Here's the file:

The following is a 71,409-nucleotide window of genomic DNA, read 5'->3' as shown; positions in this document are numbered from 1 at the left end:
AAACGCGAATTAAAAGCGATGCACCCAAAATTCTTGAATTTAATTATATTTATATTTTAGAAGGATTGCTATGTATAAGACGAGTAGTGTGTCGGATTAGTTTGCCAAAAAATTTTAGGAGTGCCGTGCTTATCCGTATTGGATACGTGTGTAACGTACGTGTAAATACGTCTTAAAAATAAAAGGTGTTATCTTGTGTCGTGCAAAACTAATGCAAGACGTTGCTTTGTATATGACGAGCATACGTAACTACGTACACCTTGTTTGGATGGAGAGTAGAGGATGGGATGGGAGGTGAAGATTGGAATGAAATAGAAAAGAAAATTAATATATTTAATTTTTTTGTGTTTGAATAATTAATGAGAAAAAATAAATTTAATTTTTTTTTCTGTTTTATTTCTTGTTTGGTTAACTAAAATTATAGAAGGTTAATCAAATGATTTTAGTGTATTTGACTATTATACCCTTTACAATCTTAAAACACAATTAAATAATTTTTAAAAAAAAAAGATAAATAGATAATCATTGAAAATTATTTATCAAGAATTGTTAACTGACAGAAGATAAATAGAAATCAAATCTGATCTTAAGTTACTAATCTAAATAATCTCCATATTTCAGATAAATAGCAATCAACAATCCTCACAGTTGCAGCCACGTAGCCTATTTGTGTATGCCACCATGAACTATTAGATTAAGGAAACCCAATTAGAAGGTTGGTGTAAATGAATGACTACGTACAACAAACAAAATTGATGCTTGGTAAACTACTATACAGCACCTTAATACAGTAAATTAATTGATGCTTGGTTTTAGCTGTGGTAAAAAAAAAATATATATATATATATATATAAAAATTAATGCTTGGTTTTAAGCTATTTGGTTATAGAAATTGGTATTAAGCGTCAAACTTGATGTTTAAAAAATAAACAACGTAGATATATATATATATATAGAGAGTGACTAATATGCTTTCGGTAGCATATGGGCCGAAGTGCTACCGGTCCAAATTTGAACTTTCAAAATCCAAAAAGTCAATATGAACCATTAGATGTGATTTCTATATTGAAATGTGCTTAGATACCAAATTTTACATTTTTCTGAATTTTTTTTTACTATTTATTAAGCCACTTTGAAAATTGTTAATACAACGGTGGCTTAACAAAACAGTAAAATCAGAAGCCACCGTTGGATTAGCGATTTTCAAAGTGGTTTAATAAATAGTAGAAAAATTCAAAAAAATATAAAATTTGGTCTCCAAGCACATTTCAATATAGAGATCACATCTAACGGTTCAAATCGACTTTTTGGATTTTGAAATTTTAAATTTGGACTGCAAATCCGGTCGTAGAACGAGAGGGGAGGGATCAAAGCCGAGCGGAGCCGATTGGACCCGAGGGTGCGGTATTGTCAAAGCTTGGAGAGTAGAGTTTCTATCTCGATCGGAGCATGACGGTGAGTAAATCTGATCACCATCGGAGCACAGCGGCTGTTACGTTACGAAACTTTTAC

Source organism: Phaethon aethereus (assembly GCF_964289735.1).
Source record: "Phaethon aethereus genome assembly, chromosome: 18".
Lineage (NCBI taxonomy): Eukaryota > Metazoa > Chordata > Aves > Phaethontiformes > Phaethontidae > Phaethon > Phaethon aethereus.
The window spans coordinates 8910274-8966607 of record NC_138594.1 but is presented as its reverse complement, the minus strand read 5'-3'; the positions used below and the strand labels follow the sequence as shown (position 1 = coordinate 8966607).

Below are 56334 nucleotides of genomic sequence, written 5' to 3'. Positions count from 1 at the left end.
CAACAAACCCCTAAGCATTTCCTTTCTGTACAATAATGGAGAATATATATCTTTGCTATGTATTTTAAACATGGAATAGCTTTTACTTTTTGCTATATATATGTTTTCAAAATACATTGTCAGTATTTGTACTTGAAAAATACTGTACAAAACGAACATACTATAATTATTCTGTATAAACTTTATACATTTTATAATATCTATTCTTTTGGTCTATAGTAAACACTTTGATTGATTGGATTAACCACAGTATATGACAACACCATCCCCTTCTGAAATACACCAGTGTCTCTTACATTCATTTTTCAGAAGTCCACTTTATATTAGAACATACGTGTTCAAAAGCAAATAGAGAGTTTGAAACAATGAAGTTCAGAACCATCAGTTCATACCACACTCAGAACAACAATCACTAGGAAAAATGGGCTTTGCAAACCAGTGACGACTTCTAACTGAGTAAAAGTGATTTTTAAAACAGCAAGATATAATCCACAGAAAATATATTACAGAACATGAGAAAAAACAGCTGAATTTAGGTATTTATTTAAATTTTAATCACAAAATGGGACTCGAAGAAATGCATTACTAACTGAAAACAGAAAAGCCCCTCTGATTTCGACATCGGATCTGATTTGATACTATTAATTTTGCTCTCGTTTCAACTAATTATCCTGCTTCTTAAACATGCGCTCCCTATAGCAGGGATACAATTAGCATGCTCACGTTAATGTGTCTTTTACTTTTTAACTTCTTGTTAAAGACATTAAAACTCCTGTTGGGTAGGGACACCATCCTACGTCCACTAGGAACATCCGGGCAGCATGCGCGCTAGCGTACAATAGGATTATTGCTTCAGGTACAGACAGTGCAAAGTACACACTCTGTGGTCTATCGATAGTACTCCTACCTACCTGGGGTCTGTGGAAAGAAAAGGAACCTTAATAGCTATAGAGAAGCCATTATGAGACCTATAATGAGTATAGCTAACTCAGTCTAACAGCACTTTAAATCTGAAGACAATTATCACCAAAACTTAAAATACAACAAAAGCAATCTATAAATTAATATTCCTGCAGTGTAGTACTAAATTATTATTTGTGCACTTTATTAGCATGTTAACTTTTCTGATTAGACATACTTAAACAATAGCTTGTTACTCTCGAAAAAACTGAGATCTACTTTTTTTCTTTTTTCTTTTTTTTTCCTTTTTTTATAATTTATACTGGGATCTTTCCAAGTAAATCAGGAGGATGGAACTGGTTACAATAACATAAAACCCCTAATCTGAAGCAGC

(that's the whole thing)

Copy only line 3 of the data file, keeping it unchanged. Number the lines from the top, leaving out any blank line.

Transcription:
Source organism: Phaethon aethereus (assembly GCF_964289735.1).